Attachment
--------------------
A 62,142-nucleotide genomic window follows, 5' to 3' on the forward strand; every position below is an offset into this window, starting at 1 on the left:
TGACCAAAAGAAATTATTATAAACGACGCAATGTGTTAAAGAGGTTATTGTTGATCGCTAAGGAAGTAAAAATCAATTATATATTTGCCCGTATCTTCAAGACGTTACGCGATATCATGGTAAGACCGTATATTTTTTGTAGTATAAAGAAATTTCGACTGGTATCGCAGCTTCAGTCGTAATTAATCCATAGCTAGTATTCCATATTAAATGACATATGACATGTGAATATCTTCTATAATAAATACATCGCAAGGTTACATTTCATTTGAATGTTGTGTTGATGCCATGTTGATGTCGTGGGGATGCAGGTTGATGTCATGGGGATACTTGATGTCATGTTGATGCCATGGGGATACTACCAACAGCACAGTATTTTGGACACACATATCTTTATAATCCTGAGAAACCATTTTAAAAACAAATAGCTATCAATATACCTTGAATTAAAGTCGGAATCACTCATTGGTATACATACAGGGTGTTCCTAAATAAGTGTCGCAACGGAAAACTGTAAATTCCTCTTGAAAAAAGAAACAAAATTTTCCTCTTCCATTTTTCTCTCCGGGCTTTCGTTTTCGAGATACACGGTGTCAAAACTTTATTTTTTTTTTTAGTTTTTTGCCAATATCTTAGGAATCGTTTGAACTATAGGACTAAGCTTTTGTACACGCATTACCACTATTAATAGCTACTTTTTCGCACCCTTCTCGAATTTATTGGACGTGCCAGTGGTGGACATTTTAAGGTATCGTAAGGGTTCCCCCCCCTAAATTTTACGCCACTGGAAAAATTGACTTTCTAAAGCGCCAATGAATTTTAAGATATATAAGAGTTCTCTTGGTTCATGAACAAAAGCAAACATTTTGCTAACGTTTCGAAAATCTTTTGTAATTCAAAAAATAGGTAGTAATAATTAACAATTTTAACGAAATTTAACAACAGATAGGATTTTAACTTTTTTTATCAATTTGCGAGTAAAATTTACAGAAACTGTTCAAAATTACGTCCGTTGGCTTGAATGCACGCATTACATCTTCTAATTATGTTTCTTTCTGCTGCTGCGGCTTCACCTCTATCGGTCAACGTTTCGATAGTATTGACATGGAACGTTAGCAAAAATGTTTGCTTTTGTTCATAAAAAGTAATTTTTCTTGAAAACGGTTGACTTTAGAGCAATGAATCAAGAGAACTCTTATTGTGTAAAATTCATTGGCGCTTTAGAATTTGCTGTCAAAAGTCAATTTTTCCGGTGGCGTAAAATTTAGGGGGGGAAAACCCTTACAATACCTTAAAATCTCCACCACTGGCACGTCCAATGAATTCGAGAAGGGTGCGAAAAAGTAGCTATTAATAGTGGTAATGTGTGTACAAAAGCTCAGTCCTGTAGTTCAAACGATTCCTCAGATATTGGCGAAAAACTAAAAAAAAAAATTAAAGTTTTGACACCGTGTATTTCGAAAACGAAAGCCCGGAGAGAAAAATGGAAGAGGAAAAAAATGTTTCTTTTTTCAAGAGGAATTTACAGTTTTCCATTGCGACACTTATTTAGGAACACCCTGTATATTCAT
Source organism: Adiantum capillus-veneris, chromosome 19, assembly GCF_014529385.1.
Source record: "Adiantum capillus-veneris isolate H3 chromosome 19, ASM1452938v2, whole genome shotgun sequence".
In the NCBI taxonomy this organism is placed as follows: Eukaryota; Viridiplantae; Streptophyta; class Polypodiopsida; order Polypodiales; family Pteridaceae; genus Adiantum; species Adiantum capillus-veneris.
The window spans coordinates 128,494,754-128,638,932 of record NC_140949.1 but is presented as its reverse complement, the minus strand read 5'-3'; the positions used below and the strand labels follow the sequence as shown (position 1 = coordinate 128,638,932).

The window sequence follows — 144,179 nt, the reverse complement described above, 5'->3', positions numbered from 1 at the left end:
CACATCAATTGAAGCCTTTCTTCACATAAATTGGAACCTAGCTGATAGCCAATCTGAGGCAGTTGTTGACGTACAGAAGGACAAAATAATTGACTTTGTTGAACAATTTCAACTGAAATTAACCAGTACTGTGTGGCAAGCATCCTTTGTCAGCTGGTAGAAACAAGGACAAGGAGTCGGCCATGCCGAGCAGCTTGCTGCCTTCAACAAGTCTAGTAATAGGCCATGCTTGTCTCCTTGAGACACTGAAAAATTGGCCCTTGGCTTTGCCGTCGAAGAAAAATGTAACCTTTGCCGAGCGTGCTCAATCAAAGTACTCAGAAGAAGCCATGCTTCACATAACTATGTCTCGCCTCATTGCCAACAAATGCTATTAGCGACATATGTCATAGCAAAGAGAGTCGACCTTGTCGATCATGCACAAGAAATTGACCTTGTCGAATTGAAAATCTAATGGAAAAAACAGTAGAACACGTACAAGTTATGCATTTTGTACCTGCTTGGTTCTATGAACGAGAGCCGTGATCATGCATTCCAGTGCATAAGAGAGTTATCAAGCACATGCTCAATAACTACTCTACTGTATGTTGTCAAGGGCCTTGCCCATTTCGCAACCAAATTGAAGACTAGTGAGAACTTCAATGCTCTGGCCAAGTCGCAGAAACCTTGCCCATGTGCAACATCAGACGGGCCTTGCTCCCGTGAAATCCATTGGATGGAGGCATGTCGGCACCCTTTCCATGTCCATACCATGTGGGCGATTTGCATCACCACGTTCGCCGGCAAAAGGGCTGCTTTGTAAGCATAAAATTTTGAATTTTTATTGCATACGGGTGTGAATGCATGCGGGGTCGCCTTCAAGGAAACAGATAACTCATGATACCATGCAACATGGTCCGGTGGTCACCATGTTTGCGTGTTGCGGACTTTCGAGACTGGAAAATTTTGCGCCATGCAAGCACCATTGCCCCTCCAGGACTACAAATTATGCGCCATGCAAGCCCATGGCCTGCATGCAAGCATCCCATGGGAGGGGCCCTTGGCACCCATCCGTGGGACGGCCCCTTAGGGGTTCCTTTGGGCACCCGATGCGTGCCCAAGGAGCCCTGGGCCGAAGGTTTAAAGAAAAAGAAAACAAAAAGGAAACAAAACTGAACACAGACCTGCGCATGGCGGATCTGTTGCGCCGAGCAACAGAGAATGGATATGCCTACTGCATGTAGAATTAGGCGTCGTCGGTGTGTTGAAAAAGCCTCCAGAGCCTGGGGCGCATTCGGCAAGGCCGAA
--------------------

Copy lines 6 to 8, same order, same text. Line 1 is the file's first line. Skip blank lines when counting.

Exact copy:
The window spans coordinates 128,494,754-128,638,932 of record NC_140949.1 but is presented as its reverse complement, the minus strand read 5'-3'; the positions used below and the strand labels follow the sequence as shown (position 1 = coordinate 128,638,932).

The window sequence follows — 144,179 nt, the reverse complement described above, 5'->3', positions numbered from 1 at the left end:
CACATCAATTGAAGCCTTTCTTCACATAAATTGGAACCTAGCTGATAGCCAATCTGAGGCAGTTGTTGACGTACAGAAGGACAAAATAATTGACTTTGTTGAACAATTTCAACTGAAATTAACCAGTACTGTGTGGCAAGCATCCTTTGTCAGCTGGTAGAAACAAGGACAAGGAGTCGGCCATGCCGAGCAGCTTGCTGCCTTCAACAAGTCTAGTAATAGGCCATGCTTGTCTCCTTGAGACACTGAAAAATTGGCCCTTGGCTTTGCCGTCGAAGAAAAATGTAACCTTTGCCGAGCGTGCTCAATCAAAGTACTCAGAAGAAGCCATGCTTCACATAACTATGTCTCGCCTCATTGCCAACAAATGCTATTAGCGACATATGTCATAGCAAAGAGAGTCGACCTTGTCGATCATGCACAAGAAATTGACCTTGTCGAATTGAAAATCTAATGGAAAAAACAGTAGAACACGTACAAGTTATGCATTTTGTACCTGCTTGGTTCTATGAACGAGAGCCGTGATCATGCATTCCAGTGCATAAGAGAGTTATCAAGCACATGCTCAATAACTACTCTACTGTATGTTGTCAAGGGCCTTGCCCATTTCGCAACCAAATTGAAGACTAGTGAGAACTTCAATGCTCTGGCCAAGTCGCAGAAACCTTGCCCATGTGCAACATCAGACGGGCCTTGCTCCCGTGAAATCCATTGGATGGAGGCATGTCGGCACCCTTTCCATGTCCATACCATGTGGGCGATTTGCATCACCACGTTCGCCGGCAAAAGGGCTGCTTTGTAAGCATAAAATTTTGAATTTTTATTGCATACGGGTGTGAATGCATGCGGGGTCGCCTTCAAGGAAACAGATAACTCATGATACCATGCAACATGGTCCGGTGGTCACCATGTTTGCGTGTTGCGGACTTTCGAGACTGGAAAATTTTGCGCCATGCAAGCACCATTGCCCCTCCAGGACTACAAATTATGCGCCATGCAAGCCCATGGCCTGCATGCAAGCATCCCATGGGAGGGGCCCTTGGCACCCATCCGTGGGACGGCCCCTTAGGGGTTCCTTTGGGCACCCGATGCGTGCCCAAGGAGCCCTGGGCCGAAGGTTTAAAGAAAAAGAAAACAAAAAGGAAACAAAACTGAACACAGACCTGCGCATGGCGGATCTGTTGCGCCGAGCAACAGAGAATGGATATGCCTACTGCATGTAGAATTAGGCGTCGTCGGTGTGTTGAAAAAGCCTCCAGAGCCTGGGGCGCATTCGGCAAGGCCGAA